Observing different software teams which try to adopt an improved approach to software development I watch how they begin to adopt some new terminology. They didn’t have pairing, sprints or stand-ups or stories before and now there is an abundance. Many teams also didn’t talk about it before and are now beginning to use and abuse the term “refactoring”. I see two patterns emerging.
Refactoring as a deferral excuse
As a new story is being developed different questions naturally appear about some of the implementation details. It might be around an unclear bit of design or consistency of implementation or performance characteristics. Often, instead of taking time to reflect and discuss the questions with the whole team, some random solution is adopted with a solemn declaration that “we’ll refactor it later”. Well, in my books refactoring is about improving your code’s design while you’re developing some functionality. Of course the refactoring part itself is changing the code’s design without affecting its behaviour, but I feel it should be done as part of the story you’re working on to be able to build new functionality. It’s part of your toolkit and part of what makes you a good developer. Such clean-up and improvements cannot be left for later.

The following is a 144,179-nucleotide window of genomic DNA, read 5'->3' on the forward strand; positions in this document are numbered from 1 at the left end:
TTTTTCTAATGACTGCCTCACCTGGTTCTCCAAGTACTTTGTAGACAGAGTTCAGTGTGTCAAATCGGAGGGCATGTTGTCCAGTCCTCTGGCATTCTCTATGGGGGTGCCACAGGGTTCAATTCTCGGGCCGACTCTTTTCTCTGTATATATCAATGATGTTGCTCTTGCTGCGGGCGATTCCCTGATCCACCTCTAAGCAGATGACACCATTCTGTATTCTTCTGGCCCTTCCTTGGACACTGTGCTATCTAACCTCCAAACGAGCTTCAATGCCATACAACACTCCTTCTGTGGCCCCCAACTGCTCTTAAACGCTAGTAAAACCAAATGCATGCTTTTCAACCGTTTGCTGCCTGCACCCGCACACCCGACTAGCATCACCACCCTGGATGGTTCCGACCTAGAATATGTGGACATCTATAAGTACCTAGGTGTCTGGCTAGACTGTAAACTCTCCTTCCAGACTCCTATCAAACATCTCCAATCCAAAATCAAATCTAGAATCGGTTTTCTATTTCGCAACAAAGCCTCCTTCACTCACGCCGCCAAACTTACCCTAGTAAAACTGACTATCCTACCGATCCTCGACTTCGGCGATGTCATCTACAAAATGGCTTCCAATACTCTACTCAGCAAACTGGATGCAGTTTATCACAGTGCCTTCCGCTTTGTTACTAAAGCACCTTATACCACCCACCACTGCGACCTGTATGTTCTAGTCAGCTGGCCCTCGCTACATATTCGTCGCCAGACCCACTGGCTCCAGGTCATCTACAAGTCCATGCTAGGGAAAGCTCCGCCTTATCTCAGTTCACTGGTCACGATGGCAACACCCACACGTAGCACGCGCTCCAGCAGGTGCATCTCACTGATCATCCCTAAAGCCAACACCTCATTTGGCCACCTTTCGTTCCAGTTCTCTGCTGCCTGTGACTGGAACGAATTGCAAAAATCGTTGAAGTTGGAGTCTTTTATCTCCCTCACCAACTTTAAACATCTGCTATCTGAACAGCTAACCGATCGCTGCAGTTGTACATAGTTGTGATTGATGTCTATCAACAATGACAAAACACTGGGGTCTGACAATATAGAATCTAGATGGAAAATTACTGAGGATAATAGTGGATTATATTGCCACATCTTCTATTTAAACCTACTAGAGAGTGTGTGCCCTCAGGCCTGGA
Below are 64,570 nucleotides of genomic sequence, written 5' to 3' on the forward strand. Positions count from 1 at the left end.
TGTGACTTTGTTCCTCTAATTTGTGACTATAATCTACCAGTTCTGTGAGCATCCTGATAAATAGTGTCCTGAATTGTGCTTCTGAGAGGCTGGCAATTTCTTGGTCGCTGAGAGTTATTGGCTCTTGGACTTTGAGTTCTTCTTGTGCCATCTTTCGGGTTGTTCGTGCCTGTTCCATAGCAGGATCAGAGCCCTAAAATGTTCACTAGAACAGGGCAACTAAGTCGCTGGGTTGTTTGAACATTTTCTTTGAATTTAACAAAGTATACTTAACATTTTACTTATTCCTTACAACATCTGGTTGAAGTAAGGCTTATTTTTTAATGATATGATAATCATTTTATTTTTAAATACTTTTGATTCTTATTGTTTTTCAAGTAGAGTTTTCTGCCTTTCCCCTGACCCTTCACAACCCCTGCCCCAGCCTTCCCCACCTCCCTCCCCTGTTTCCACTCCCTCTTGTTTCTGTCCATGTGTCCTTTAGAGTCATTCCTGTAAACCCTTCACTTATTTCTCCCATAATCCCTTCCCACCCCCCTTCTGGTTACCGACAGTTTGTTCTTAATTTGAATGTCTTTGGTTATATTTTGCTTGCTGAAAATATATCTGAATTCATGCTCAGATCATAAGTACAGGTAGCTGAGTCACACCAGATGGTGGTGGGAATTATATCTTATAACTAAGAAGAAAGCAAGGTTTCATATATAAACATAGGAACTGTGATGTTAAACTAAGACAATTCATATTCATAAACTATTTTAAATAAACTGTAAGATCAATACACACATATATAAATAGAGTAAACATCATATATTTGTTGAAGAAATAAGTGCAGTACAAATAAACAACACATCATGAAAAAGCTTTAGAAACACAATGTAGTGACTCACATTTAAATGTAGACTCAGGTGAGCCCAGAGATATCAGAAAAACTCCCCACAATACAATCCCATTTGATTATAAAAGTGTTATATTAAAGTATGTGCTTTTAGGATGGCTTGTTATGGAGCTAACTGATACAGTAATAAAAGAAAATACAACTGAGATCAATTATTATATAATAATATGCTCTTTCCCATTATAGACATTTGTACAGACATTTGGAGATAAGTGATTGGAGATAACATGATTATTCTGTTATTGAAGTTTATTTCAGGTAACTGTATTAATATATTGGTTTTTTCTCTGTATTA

To be clear, I’m not advocating over-engineering your code or building in performance or security concerns prematurely. I believe it is important to always deliver only “the simples thing that could possibly work”. It’s also fine to change and rewrite your code as you learn more about your system. Only I don’t call this refactoring – I call this iterative development.
Refactoring as an excuse for poor quality
The ability to say: “this will be refactored later” can also create a trap for the developers. It masks lack of knowledge or understanding of the product being build or technology being used. The promised “refactoring” effort never materialises because the development is plodding ahead, features must be delivered, new stories worked on. As time goes on it is not becoming easier to “refactor” but increasingly difficult. We not only don’t learn about the problem we had but slowly forget what it was all about in the first place. By pretending that some magical “refactoring” effort can solve our problems for us in the unspecified future we are compromising the quality of our solution today.
The next time someone suggests that something can be “refactored” ask them to implement the refactoring in mind immediately or forget about it altogether.